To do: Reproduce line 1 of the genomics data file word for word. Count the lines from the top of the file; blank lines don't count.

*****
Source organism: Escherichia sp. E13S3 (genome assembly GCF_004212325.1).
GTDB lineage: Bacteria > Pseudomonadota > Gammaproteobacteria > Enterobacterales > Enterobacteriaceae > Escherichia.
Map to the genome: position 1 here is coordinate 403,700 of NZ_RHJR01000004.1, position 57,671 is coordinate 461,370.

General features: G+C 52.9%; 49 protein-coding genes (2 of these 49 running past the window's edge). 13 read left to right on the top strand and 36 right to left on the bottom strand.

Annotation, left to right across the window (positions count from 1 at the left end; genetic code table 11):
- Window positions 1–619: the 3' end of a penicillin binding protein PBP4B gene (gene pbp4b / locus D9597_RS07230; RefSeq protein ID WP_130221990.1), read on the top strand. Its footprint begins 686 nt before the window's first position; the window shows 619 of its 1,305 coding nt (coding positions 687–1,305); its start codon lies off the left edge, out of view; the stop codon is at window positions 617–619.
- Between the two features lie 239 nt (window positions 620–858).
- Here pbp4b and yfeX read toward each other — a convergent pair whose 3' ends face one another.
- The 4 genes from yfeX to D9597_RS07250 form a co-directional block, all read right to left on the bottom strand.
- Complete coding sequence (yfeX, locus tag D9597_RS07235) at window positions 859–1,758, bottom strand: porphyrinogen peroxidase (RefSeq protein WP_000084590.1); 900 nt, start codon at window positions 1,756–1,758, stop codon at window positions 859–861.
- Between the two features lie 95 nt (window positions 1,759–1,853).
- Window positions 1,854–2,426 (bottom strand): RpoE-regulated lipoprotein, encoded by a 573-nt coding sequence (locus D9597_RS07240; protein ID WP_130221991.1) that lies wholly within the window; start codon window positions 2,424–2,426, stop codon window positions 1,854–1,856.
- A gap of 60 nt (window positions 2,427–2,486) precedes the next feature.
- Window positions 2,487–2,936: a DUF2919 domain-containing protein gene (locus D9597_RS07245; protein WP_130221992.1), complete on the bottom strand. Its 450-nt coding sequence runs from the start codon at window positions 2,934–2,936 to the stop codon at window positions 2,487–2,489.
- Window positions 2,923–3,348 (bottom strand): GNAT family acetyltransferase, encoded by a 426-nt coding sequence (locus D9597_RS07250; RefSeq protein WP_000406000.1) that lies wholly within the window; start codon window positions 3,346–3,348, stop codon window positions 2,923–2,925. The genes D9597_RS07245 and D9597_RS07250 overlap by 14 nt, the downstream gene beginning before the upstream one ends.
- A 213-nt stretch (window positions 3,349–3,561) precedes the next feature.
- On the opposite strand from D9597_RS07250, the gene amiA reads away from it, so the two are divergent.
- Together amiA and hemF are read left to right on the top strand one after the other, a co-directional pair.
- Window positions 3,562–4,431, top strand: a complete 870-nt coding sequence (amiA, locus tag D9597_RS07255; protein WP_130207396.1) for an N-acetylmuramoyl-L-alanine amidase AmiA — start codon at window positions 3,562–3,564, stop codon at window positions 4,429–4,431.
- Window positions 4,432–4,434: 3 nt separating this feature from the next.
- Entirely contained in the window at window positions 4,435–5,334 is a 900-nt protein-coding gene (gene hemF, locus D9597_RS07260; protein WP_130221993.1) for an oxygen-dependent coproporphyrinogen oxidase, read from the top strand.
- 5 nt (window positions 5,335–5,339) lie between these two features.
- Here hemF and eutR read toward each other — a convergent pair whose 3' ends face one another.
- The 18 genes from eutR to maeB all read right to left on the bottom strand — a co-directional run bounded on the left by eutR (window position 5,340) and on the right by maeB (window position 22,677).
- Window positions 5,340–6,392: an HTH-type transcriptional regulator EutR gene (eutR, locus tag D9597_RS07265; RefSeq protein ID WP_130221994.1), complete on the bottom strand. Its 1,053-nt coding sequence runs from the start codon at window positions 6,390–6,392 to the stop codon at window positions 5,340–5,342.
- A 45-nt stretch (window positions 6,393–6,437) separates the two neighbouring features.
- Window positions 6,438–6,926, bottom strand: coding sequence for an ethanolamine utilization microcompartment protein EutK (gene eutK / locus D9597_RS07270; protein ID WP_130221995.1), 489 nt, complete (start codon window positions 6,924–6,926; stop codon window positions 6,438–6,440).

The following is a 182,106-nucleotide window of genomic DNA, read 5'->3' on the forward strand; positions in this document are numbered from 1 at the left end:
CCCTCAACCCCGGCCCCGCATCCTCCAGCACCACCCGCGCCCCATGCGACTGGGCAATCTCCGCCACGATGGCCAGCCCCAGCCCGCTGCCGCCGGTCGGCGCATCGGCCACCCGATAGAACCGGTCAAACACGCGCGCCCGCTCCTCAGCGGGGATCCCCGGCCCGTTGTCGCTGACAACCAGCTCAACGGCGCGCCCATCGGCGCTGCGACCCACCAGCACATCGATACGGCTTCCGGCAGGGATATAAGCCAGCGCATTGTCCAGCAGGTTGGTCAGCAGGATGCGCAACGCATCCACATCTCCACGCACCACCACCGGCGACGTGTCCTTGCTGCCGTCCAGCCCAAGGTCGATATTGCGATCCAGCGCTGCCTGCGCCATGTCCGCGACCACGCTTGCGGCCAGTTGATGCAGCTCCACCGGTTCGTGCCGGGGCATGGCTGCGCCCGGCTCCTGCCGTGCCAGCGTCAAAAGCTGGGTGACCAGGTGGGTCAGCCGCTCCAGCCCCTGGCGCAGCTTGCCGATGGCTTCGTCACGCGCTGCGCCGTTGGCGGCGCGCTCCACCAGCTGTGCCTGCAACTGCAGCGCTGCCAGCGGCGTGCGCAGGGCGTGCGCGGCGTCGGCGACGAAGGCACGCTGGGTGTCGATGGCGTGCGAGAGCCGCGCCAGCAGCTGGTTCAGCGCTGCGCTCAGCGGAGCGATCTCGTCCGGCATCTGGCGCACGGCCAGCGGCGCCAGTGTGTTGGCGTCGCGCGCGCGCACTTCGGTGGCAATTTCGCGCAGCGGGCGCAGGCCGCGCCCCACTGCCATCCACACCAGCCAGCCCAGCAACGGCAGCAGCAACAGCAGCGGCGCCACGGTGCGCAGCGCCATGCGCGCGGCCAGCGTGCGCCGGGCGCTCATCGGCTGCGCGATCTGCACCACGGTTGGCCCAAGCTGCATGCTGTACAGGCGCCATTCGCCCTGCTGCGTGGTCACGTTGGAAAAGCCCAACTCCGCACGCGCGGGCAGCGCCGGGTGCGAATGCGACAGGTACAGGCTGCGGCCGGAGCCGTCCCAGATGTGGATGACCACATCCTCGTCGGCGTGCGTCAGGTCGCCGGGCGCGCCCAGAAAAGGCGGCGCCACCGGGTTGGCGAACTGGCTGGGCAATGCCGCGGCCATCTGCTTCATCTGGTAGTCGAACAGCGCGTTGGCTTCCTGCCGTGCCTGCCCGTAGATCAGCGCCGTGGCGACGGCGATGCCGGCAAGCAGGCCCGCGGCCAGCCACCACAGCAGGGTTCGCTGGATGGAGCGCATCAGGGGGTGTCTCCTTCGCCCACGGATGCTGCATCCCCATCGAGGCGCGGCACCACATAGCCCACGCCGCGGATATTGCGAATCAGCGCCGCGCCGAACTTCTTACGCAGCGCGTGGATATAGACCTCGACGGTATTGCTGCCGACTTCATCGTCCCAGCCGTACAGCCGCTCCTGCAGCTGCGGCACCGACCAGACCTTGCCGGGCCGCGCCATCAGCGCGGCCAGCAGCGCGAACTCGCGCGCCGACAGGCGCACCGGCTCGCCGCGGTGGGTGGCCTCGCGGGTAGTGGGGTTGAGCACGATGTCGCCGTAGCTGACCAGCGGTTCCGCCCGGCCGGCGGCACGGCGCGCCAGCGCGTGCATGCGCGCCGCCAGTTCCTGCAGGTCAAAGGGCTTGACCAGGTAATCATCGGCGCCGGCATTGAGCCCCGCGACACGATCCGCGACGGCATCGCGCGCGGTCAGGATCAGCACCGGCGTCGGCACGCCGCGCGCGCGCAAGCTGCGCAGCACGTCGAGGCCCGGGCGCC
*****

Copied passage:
Source organism: Escherichia sp. E13S3 (genome assembly GCF_004212325.1).